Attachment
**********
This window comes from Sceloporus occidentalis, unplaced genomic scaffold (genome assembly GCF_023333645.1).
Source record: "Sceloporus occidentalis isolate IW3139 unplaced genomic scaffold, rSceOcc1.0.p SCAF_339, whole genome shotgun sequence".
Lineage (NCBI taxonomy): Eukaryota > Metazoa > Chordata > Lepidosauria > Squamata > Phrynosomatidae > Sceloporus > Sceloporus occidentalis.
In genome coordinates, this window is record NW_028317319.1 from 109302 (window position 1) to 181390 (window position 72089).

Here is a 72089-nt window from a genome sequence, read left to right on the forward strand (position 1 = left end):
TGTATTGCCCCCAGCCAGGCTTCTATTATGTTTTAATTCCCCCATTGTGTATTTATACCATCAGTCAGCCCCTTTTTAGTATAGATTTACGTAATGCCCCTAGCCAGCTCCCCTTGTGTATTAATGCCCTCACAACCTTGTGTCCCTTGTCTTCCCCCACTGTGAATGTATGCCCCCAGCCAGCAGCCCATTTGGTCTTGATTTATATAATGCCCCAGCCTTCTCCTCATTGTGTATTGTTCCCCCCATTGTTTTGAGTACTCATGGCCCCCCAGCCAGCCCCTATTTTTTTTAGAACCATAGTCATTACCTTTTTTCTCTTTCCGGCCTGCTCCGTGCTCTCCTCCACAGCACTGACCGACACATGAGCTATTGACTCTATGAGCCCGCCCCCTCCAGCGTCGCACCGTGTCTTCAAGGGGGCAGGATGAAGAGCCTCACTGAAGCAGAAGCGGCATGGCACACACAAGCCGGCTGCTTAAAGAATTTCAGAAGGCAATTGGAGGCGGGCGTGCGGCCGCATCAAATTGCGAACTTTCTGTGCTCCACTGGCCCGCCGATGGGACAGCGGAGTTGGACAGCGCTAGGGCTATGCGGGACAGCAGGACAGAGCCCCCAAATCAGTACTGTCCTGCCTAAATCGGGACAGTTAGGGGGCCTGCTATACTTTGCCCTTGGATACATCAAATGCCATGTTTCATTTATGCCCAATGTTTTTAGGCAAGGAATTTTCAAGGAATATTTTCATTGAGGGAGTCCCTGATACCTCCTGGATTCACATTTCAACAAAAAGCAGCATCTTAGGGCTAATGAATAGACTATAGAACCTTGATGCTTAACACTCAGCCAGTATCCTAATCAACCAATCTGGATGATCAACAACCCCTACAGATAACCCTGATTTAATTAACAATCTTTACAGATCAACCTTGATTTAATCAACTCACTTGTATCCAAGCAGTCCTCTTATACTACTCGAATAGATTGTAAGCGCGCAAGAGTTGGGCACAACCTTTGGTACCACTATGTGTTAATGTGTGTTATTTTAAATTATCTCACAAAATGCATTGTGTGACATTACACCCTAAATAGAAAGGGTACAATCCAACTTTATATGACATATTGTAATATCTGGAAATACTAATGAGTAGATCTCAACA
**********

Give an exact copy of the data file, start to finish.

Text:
This window comes from Sceloporus occidentalis, unplaced genomic scaffold (genome assembly GCF_023333645.1).
Source record: "Sceloporus occidentalis isolate IW3139 unplaced genomic scaffold, rSceOcc1.0.p SCAF_339, whole genome shotgun sequence".
Lineage (NCBI taxonomy): Eukaryota > Metazoa > Chordata > Lepidosauria > Squamata > Phrynosomatidae > Sceloporus > Sceloporus occidentalis.
In genome coordinates, this window is record NW_028317319.1 from 109302 (window position 1) to 181390 (window position 72089).

Here is a 72089-nt window from a genome sequence, read left to right on the forward strand (position 1 = left end):
TGTATTGCCCCCAGCCAGGCTTCTATTATGTTTTAATTCCCCCATTGTGTATTTATACCATCAGTCAGCCCCTTTTTAGTATAGATTTACGTAATGCCCCTAGCCAGCTCCCCTTGTGTATTAATGCCCTCACAACCTTGTGTCCCTTGTCTTCCCCCACTGTGAATGTATGCCCCCAGCCAGCAGCCCATTTGGTCTTGATTTATATAATGCCCCAGCCTTCTCCTCATTGTGTATTGTTCCCCCCATTGTTTTGAGTACTCATGGCCCCCCAGCCAGCCCCTATTTTTTTTAGAACCATAGTCATTACCTTTTTTCTCTTTCCGGCCTGCTCCGTGCTCTCCTCCACAGCACTGACCGACACATGAGCTATTGACTCTATGAGCCCGCCCCCTCCAGCGTCGCACCGTGTCTTCAAGGGGGCAGGATGAAGAGCCTCACTGAAGCAGAAGCGGCATGGCACACACAAGCCGGCTGCTTAAAGAATTTCAGAAGGCAATTGGAGGCGGGCGTGCGGCCGCATCAAATTGCGAACTTTCTGTGCTCCACTGGCCCGCCGATGGGACAGCGGAGTTGGACAGCGCTAGGGCTATGCGGGACAGCAGGACAGAGCCCCCAAATCAGTACTGTCCTGCCTAAATCGGGACAGTTAGGGGGCCTGCTATACTTTGCCCTTGGATACATCAAATGCCATGTTTCATTTATGCCCAATGTTTTTAGGCAAGGAATTTTCAAGGAATATTTTCATTGAGGGAGTCCCTGATACCTCCTGGATTCACATTTCAACAAAAAGCAGCATCTTAGGGCTAATGAATAGACTATAGAACCTTGATGCTTAACACTCAGCCAGTATCCTAATCAACCAATCTGGATGATCAACAACCCCTACAGATAACCCTGATTTAATTAACAATCTTTACAGATCAACCTTGATTTAATCAACTCACTTGTATCCAAGCAGTCCTCTTATACTACTCGAATAGATTGTAAGCGCGCAAGAGTTGGGCACAACCTTTGGTACCACTATGTGTTAATGTGTGTTATTTTAAATTATCTCACAAAATGCATTGTGTGACATTACACCCTAAATAGAAAGGGTACAATCCAACTTTATATGACATATTGTAATATCTGGAAATACTAATGAGTAGATCTCAACA